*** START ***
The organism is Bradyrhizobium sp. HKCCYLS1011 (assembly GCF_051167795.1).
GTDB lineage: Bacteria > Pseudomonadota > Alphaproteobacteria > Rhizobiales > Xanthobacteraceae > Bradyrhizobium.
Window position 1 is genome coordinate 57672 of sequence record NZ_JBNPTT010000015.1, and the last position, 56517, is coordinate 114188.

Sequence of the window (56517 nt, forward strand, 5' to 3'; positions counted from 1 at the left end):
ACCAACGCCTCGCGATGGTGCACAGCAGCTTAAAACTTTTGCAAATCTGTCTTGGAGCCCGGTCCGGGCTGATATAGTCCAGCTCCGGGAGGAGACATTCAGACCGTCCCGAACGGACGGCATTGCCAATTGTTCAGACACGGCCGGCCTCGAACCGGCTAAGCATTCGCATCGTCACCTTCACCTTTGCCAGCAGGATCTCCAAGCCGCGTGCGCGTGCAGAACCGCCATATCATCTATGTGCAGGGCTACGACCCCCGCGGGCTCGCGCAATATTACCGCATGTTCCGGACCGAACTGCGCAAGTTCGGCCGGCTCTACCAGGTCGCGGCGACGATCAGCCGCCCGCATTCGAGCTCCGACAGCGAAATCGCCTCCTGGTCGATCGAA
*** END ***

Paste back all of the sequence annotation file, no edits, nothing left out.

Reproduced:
The organism is Bradyrhizobium sp. HKCCYLS1011 (assembly GCF_051167795.1).
GTDB lineage: Bacteria > Pseudomonadota > Alphaproteobacteria > Rhizobiales > Xanthobacteraceae > Bradyrhizobium.
Window position 1 is genome coordinate 57672 of sequence record NZ_JBNPTT010000015.1, and the last position, 56517, is coordinate 114188.

Sequence of the window (56517 nt, forward strand, 5' to 3'; positions counted from 1 at the left end):
ACCAACGCCTCGCGATGGTGCACAGCAGCTTAAAACTTTTGCAAATCTGTCTTGGAGCCCGGTCCGGGCTGATATAGTCCAGCTCCGGGAGGAGACATTCAGACCGTCCCGAACGGACGGCATTGCCAATTGTTCAGACACGGCCGGCCTCGAACCGGCTAAGCATTCGCATCGTCACCTTCACCTTTGCCAGCAGGATCTCCAAGCCGCGTGCGCGTGCAGAACCGCCATATCATCTATGTGCAGGGCTACGACCCCCGCGGGCTCGCGCAATATTACCGCATGTTCCGGACCGAACTGCGCAAGTTCGGCCGGCTCTACCAGGTCGCGGCGACGATCAGCCGCCCGCATTCGAGCTCCGACAGCGAAATCGCCTCCTGGTCGATCGAA